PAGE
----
Say you have a log-level regression as follows:(adsbygoogle = window.adsbygoogle || []).push({});

$$\log Y = \beta_0 + \beta_1 X_1 + \beta_1 X_2 + \ldots + \beta_n X_n$$

We're trying come up with a meaningful interpretation for changes Y due to a change in some X_{k}.

If we take the partial derivative with respect to X_{k}. we end up with

$$\frac{dY}{Y} = \beta_k \cdot dX_k$$

which implies that if X_{k}. increases by 1, you expect Y to increase by 100β_{k}percent.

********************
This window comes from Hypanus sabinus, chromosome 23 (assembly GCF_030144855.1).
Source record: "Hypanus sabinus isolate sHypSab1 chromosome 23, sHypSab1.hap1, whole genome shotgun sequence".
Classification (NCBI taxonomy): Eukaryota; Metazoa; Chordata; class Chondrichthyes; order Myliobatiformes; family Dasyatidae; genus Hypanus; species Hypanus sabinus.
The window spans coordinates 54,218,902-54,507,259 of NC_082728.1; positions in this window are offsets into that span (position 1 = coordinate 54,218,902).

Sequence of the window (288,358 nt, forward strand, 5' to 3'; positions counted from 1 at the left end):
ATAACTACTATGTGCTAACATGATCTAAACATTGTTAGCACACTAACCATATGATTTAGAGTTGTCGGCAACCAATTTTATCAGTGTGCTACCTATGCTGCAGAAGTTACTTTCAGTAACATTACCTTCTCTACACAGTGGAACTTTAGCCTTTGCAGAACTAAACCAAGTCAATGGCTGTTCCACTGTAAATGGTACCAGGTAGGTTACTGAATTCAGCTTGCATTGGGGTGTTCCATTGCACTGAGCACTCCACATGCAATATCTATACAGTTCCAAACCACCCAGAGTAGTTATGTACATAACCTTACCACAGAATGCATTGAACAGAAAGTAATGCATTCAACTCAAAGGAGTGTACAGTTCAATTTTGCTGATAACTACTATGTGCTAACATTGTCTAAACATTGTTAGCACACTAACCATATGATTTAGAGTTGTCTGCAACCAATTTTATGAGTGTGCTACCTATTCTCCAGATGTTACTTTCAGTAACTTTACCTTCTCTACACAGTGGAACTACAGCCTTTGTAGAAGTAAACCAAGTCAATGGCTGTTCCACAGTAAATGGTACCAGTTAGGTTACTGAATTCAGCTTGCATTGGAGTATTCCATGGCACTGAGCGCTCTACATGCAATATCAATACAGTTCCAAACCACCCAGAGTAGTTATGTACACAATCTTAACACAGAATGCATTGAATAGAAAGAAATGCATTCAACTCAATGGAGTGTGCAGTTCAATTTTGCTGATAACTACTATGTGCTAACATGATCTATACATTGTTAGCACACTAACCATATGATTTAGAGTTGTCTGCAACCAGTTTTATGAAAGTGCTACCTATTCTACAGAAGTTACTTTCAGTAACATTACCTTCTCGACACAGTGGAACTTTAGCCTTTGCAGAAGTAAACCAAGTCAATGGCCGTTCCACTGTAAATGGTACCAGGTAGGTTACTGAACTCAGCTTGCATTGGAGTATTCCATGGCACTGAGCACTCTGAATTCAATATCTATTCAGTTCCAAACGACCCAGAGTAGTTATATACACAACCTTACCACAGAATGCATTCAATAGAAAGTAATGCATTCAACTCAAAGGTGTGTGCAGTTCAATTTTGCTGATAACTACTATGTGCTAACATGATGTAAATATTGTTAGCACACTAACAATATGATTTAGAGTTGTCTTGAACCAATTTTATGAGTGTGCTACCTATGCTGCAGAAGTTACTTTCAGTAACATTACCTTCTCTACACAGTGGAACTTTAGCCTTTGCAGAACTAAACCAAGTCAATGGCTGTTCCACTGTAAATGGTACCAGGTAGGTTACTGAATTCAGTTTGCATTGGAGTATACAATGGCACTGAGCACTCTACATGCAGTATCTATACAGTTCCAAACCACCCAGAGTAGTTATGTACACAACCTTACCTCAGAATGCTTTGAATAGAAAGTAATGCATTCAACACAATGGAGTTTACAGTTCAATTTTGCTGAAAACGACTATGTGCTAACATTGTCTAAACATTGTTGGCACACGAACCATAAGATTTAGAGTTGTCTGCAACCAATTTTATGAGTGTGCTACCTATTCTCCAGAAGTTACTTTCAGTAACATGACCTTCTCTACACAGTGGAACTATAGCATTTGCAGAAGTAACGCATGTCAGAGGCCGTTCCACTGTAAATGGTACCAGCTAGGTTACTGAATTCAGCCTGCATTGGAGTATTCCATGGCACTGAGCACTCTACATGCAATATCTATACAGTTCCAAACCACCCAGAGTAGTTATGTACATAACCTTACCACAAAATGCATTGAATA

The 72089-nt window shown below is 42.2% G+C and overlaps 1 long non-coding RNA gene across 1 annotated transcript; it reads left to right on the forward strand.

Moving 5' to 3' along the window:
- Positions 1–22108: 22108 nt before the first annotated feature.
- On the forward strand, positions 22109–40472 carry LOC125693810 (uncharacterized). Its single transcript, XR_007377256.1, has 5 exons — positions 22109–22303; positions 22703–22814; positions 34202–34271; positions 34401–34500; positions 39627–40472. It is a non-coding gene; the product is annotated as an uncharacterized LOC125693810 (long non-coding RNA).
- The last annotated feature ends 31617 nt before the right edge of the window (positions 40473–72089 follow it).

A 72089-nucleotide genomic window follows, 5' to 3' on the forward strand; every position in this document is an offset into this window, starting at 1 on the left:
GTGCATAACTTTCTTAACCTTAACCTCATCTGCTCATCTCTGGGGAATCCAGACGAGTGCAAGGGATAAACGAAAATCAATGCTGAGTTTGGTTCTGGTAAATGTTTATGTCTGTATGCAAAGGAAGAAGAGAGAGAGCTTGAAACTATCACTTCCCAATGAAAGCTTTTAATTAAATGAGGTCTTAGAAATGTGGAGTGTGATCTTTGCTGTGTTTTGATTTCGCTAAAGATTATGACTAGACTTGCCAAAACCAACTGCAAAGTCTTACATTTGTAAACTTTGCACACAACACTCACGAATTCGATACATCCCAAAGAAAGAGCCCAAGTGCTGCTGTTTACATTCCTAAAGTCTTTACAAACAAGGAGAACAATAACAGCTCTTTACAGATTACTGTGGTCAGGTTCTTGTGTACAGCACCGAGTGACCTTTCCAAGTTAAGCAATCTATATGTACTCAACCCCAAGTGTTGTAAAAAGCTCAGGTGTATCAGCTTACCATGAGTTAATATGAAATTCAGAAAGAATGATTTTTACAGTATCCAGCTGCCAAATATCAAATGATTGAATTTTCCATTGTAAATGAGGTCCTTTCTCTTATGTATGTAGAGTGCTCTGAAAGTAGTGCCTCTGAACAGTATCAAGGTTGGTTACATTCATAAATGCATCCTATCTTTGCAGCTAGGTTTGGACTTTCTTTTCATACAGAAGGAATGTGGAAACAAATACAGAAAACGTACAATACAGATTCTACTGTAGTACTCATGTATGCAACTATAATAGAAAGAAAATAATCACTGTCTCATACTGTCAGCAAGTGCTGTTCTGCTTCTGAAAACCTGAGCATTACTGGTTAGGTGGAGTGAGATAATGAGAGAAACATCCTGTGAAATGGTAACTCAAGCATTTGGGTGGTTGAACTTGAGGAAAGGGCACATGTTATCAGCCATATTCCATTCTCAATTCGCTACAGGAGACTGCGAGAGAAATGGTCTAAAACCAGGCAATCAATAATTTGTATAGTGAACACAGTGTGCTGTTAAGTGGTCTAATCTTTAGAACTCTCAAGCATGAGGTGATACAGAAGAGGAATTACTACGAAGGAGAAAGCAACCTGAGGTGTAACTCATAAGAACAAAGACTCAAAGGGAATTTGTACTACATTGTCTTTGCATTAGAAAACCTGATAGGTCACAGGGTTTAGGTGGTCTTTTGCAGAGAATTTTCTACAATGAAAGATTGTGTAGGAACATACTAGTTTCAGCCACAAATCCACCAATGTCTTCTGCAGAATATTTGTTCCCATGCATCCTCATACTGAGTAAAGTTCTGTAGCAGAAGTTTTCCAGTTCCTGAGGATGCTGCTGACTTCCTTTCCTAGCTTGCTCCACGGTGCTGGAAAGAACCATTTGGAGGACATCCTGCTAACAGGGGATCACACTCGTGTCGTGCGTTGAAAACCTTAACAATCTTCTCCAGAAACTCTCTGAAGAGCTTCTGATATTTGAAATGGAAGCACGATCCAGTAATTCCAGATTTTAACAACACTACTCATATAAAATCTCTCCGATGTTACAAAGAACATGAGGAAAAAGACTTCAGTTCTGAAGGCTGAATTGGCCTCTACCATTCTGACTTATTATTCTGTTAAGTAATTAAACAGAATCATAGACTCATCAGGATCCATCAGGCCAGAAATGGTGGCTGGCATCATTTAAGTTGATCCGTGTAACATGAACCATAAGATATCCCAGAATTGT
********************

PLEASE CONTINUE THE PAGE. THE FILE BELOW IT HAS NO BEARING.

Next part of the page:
Can someone walk through the calculus to get from this

$$\frac{\partial}{\partial X_k} \log{y}= \frac{\partial}{\partial X_k} (\beta_0 + \beta_1 X_1 + \beta_1 X_2 + \ldots + \beta_n X_n)$$

to this

$$\frac{dY}{Y} = \beta_k dX_k$$?

I'm particularly confused about how one transitions from a partial derivate to a total derivative.

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# A Differential of Multiple Linear Regression

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